In the seams of a colorful and vibrant style influenced by Diana Ross and Dorothy Dandridge were four soul glamour-esque women. They rose throughout the industry known as En Vogue. Back in 1989, they were formed and discovered by the production team of Denzil Foster and Thomas McElroy. They wanted a group that had a classic, but sexy look and sound. En Vogue became a top African-American female vocal quartet through their production and support. Since the “new jack swing” and R&B genres were evolving, Foster and McElroy held auditions and from it they found former Miss Black California Cindy Herron, Maxine Jones, Dawn Robinson, and Terry Ellis. They were like an updated Supremes, a female Toni, Tony Tone; so stylish, sophisticated, and sexy. En Vogue’s debut album, Born to Sing, appeared in 1990 and launched the pop crossover smash “Hold On,” which peaked at number two and helped the album go platinum. They were so diverse with albums full of rock, r&b, pop and more. Then En Vogue returned in 1992 with Funky Divas; the first three singles — “My Lovin’ (You’re Never Gonna Get It),” “Giving Him Something He Can Feel” (both covers of songs written by Curtis Mayfield), and “Free Your Mind” (which borrowed a chorus line from George Clinton) — reached the Top Ten, and the album went multi-platinum. En Vogue were in the Top Ten again in 1993, backing Salt-N-Pepa on their hit “Whatta Man.” Although this group was influenced by some late greats, they influenced a tremendous amount of female solo artists and groups from 1990 to 2010, they are the reason female artists kept the music alive.
As a group of three women, SWV, Sisters With Voices, were “Weak” for “Anything” music-wise. Influenced by En Vogue, the three ladies, Coko (born Cheryl Gamble), Taj (born Tamara Johnson), and Lelee (born Leanne Lyons) created a group that kept their church style and friendship bond. A demo tape the group assembled caught the attention of producer Teddy Riley, a former member of Guy and the founder of the
“new jack swing,” who brought them into the game. The group’s first album in 1990 went double platinum with hits like ” I’m So Into You” and more. Another group that paved the way for many.
Within the 1992-1998 span for SWV, in the mix of music were Total. Undoubtly influence by En Vogue too. Signed to Puff Daddy’s label, Bad Boy Records, they dubbed hit with Notorius B.I.G., Lil’ Kim and Junior Mafia. Although their career ended softly, they’re distinctive voices are remembered. And since, Puff Daddy, now known as Diddy, likes to create his own and not jack, he dubbed them as the “new jill flava” of music; derived from “new jack swing.” This trio lasted as long as an acknowledgment from a book. But they can be heard on some of Notorious B.I.G’s hits; “Juicy”, “Can’t You See” and they’re own, “Kissing You” and “What About Us”.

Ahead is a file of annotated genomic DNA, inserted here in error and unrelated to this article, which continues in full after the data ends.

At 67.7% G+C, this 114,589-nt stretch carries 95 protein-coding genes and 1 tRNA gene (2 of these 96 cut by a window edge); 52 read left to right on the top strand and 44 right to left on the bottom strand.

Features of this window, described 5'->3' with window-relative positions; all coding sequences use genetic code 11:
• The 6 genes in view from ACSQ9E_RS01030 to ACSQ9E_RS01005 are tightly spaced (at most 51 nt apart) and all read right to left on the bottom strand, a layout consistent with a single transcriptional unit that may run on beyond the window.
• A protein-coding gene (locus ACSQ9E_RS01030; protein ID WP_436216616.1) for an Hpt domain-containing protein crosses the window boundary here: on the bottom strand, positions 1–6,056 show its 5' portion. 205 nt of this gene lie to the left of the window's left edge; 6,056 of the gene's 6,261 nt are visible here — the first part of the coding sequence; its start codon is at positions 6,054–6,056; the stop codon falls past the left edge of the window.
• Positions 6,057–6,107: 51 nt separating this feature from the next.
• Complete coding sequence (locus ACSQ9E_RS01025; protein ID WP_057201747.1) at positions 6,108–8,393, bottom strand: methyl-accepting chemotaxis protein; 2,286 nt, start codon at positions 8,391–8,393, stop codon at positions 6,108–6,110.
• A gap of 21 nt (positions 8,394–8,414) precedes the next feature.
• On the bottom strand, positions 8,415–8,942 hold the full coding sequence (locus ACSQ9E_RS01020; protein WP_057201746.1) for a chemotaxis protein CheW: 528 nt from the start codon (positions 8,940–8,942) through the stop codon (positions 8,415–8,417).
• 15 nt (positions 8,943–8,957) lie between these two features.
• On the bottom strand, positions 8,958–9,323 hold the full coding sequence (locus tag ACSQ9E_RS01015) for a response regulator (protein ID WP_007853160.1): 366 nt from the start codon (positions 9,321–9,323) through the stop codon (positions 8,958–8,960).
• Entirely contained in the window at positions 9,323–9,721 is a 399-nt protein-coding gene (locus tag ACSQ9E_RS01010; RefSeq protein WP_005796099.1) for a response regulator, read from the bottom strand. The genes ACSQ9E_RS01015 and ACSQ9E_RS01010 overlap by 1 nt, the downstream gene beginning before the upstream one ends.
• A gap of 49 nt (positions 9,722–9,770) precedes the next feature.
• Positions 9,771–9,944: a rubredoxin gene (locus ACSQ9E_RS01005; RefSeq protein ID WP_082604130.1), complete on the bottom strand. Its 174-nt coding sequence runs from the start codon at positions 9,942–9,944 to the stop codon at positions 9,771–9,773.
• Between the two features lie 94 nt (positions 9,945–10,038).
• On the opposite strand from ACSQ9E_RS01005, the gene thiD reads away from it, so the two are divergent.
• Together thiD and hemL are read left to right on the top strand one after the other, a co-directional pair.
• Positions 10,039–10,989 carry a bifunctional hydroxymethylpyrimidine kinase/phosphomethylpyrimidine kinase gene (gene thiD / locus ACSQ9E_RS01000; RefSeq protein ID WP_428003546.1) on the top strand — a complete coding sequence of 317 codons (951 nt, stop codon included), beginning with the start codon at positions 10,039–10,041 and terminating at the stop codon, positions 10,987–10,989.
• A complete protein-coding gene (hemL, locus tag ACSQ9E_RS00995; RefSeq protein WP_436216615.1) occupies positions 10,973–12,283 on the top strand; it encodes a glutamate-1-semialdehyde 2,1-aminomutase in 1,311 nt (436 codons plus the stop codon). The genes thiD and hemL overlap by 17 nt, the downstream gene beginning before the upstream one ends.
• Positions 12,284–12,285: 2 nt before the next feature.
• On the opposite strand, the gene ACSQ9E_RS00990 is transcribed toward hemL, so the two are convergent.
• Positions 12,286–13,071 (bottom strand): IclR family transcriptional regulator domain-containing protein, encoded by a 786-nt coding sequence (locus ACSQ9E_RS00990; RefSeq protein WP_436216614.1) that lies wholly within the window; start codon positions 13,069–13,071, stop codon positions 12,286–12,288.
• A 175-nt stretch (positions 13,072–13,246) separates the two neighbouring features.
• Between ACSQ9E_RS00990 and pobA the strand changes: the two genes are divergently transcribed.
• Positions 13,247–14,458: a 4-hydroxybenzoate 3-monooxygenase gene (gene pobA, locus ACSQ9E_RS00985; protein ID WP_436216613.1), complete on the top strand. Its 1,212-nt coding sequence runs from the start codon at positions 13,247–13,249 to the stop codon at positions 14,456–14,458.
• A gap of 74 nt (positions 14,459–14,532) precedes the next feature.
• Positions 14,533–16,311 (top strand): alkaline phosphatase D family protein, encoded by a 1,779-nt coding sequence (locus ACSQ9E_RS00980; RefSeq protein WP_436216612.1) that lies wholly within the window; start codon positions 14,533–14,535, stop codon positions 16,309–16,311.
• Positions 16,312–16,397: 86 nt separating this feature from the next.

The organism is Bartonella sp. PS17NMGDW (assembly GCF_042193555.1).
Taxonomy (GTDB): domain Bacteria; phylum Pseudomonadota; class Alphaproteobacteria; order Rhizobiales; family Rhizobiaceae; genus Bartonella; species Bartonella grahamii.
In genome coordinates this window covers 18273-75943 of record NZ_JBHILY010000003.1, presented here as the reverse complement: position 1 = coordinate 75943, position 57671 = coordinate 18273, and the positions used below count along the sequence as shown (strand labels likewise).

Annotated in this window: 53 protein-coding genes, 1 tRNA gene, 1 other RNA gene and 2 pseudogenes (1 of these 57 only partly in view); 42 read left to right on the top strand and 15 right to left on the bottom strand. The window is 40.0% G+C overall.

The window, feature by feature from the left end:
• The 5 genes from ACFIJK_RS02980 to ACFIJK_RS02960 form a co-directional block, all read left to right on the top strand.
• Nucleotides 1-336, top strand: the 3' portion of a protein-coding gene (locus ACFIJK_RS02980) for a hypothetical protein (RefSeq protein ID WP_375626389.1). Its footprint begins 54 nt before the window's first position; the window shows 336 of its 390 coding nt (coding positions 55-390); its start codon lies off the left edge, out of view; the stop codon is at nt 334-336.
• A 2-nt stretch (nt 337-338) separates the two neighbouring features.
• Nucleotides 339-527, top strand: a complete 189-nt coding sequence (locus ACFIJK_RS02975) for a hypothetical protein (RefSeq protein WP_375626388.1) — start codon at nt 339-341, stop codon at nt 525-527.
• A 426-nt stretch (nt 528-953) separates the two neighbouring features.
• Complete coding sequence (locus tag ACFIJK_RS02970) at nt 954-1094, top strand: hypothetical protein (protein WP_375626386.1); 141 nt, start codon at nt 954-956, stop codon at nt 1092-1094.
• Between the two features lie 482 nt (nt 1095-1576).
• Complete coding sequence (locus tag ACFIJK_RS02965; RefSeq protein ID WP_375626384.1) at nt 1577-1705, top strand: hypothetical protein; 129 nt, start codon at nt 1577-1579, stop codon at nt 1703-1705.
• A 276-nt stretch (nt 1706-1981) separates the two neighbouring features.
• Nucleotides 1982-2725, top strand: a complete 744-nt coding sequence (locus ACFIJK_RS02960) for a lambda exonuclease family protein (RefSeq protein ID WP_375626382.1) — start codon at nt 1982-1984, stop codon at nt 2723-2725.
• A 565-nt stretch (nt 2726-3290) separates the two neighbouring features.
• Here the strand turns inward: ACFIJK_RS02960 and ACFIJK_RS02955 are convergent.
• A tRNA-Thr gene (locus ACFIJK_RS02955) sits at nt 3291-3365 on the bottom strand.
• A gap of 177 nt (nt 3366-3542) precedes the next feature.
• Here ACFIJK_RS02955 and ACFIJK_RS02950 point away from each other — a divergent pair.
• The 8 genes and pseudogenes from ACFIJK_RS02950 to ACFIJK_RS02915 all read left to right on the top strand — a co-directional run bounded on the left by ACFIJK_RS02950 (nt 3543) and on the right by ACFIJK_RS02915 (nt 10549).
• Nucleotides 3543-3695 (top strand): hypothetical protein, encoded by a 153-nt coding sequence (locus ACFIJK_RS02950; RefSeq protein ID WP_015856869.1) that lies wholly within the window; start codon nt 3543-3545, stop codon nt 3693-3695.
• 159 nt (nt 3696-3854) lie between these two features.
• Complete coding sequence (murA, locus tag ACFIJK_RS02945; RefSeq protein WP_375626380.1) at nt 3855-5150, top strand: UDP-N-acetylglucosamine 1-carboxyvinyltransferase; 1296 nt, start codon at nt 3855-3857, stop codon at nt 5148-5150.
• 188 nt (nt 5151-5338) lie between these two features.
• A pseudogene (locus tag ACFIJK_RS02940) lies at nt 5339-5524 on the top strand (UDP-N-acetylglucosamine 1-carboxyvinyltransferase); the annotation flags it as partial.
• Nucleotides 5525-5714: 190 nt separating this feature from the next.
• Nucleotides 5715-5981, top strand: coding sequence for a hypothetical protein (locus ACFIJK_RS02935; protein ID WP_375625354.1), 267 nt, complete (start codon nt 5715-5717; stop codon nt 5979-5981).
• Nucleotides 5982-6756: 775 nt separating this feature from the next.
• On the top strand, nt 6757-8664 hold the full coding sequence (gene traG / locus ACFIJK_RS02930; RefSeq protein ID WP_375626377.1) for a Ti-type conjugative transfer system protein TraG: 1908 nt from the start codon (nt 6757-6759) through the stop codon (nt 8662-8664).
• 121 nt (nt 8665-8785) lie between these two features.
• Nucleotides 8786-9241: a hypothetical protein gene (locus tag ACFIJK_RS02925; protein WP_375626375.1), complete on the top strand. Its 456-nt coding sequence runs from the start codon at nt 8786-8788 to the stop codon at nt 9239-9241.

One young lady’s success came from the love of En Vogue and the team of the “Swing Mob Collective” composed of Missy, Timbaland, Ginuwine and several others. She abruptly passed away on August 25, 2001 and will always be remembered. Although she was only a solo artist, her efforts were as strong as En Vogue’s push to stardom. So humble and respected, Aaliyah Dana Haughton became a platinum-selling female artist on the power of two smash singles, “Back & Forth” and “At Your Best (You Are Love)” (an Isley Brothers cover). The songs went gold.
Destined for greatness and motive by many female groups like En Vogue, Destiny’s Child grew from the bottom up. Now solo artists, this quartet, I mean trio, or five-some created a stir. Attention grabbers and hard-workers, Beyonce Knowles, Kelly Rowland, Letoya Luckett, Michelle Williams all went through or stayed in the group with success regardless of the dilemma. The name derived form the Book of Isaiah held the power for them to become one of the top female selling groups and artists in the late 90s; they were competing against TLC. This award-winning group of women have not failed to succeed.
The one thing these groups have in common aside from the gender is the will and grace of down-sizing men literally and in a power aspect of society. These women created the music and voice of many fans that just felt the pain and hate for the opposite sex; men!
—— By: Imani Pope